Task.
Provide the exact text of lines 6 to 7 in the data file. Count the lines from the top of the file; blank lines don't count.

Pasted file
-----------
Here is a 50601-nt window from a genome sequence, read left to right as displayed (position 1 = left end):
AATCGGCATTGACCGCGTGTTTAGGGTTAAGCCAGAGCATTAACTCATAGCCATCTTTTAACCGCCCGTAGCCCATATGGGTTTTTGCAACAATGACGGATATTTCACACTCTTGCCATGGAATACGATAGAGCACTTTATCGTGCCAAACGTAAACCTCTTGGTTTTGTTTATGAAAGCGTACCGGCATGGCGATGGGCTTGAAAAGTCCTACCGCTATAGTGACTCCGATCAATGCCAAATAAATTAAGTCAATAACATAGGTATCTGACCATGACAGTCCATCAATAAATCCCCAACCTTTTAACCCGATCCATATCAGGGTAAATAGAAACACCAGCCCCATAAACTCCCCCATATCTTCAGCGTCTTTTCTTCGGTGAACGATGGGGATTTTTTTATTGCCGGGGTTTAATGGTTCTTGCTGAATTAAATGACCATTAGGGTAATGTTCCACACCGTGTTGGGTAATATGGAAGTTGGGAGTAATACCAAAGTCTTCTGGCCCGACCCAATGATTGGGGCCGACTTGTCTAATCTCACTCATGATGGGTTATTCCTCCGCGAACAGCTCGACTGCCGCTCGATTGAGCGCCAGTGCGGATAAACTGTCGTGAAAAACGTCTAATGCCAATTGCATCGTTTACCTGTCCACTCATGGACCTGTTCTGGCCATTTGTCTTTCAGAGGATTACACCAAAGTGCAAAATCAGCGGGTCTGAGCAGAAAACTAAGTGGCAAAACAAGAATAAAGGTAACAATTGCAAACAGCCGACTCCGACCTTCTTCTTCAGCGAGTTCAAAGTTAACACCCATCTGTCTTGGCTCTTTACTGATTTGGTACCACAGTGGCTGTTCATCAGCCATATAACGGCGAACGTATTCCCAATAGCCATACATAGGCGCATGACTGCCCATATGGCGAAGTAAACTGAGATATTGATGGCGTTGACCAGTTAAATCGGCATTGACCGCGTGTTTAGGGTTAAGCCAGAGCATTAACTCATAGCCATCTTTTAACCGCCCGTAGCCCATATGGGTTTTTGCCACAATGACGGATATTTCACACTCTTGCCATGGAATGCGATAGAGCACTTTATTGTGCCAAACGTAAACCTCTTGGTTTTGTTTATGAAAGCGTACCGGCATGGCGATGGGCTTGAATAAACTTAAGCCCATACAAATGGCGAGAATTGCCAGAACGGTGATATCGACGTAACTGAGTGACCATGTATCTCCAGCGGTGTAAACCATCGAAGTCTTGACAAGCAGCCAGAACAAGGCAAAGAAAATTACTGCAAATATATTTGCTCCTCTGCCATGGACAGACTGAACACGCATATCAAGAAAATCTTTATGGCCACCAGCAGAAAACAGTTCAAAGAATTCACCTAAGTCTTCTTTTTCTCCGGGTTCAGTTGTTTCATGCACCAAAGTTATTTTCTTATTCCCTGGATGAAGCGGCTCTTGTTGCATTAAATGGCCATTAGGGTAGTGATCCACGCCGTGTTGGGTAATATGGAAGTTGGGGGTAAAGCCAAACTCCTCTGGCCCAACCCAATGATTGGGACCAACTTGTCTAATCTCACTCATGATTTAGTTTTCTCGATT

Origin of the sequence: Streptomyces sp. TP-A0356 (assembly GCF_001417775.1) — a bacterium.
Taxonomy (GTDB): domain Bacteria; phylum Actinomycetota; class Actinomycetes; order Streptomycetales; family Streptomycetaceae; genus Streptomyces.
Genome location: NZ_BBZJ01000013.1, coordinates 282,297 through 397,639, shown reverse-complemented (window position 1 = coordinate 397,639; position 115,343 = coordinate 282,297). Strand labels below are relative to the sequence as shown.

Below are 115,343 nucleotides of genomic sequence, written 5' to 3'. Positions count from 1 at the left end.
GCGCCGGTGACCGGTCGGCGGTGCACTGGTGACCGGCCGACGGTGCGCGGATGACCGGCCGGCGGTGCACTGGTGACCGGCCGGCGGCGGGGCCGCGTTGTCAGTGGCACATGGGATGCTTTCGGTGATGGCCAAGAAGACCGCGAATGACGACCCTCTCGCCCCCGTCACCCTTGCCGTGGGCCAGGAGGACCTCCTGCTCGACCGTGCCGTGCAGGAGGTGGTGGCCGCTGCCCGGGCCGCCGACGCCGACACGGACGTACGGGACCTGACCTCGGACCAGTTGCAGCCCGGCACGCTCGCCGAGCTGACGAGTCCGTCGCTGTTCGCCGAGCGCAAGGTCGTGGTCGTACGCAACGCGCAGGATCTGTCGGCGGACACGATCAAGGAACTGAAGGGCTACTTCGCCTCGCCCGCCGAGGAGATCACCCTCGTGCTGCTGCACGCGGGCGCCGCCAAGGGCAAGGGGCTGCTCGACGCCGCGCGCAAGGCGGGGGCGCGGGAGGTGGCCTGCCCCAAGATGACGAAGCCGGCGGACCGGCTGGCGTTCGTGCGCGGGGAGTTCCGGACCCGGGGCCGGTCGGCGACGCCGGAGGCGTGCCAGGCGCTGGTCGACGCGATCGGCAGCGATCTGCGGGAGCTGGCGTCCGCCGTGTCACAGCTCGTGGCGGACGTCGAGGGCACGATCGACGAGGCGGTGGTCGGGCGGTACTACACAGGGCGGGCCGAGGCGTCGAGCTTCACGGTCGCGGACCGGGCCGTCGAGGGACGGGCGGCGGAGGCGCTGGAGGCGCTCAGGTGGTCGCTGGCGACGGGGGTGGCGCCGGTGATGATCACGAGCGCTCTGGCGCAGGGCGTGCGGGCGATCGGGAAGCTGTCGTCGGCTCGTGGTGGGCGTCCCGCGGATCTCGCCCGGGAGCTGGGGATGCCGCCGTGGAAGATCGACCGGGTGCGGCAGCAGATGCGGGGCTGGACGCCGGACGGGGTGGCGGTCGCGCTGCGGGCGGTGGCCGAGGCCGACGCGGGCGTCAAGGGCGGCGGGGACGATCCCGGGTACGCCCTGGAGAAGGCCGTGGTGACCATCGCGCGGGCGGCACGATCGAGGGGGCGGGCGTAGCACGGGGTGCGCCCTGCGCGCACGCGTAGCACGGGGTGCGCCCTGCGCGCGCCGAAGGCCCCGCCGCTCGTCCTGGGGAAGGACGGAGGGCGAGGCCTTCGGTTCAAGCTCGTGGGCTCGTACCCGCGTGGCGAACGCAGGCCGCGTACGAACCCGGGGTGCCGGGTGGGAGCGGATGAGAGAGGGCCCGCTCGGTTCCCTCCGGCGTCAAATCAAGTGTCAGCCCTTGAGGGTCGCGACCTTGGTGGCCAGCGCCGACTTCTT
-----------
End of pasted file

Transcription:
Below are 115,343 nucleotides of genomic sequence, written 5' to 3'. Positions count from 1 at the left end.
GCGCCGGTGACCGGTCGGCGGTGCACTGGTGACCGGCCGACGGTGCGCGGATGACCGGCCGGCGGTGCACTGGTGACCGGCCGGCGGCGGGGCCGCGTTGTCAGTGGCACATGGGATGCTTTCGGTGATGGCCAAGAAGACCGCGAATGACGACCCTCTCGCCCCCGTCACCCTTGCCGTGGGCCAGGAGGACCTCCTGCTCGACCGTGCCGTGCAGGAGGTGGTGGCCGCTGCCCGGGCCGCCGACGCCGACACGGACGTACGGGACCTGACCTCGGACCAGTTGCAGCCCGGCACGCTCGCCGAGCTGACGAGTCCGTCGCTGTTCGCCGAGCGCAAGGTCGTGGTCGTACGCAACGCGCAGGATCTGTCGGCGGACACGATCAAGGAACTGAAGGGCTACTTCGCCTCGCCCGCCGAGGAGATCACCCTCGTGCTGCTGCACGCGGGCGCCGCCAAGGGCAAGGGGCTGCTCGACGCCGCGCGCAAGGCGGGGGCGCGGGAGGTGGCCTGCCCCAAGATGACGAAGCCGGCGGACCGGCTGGCGTTCGTGCGCGGGGAGTTCCGGACCCGGGGCCGGTCGGCGACGCCGGAGGCGTGCCAGGCGCTGGTCGACGCGATCGGCAGCGATCTGCGGGAGCTGGCGTCCGCCGTGTCACAGCTCGTGGCGGACGTCGAGGGCACGATCGACGAGGCGGTGGTCGGGCGGTACTACACAGGGCGGGCCGAGGCGTCGAGCTTCACGGTCGCGGACCGGGCCGTCGAGGGACGGGCGGCGGAGGCGCTGGAGGCGCTCAGGTGGTCGCTGGCGACGGGGGTGGCGCCGGTGATGATCACGAGCGCTCTGGCGCAGGGCGTGCGGGCGATCGGGAAGCTGTCGTCGGCTCGTGGTGGGCGTCCCGCGGATCTCGCCCGGGAGCTGGGGATGCCGCCGTGGAAGATCGACCGGGTGCGGCAGCAGATGCGGGGCTGGACGCCGGACGGGGTGGCGGTCGCGCTGCGGGCGGTGGCCGAGGCCGACGCGGGCGTCAAGGGCGGCGGGGACGATCCCGGGTACGCCCTGGAGAAGGCCGTGGTGACCATCGCGCGGGCGGCACGATCGAGGGGGCGGGCGTAGCACGGGGTGCGCCCTGCGCGCACGCGTAGCACGGGGTGCGCCCTGCGCGCGCCGAAGGCCCCGCCGCTCGTCCTGGGGAAGGACGGAGGGCGAGGCCTTCGGTTCAAGCTCGTGGGCTCGTACCCGCGTGGCGAACGCAGGCCGCGTACGAACCCGGGGTGCCGGGTGGGAGCGGATGAGAGAGGGCCCGCTCGGTTCCCTCCGGCGTCAAATCAAGTGTCAGCCCTTGAGGGTCGCGACCTTGGTGGCCAGCGCCGACTTCTT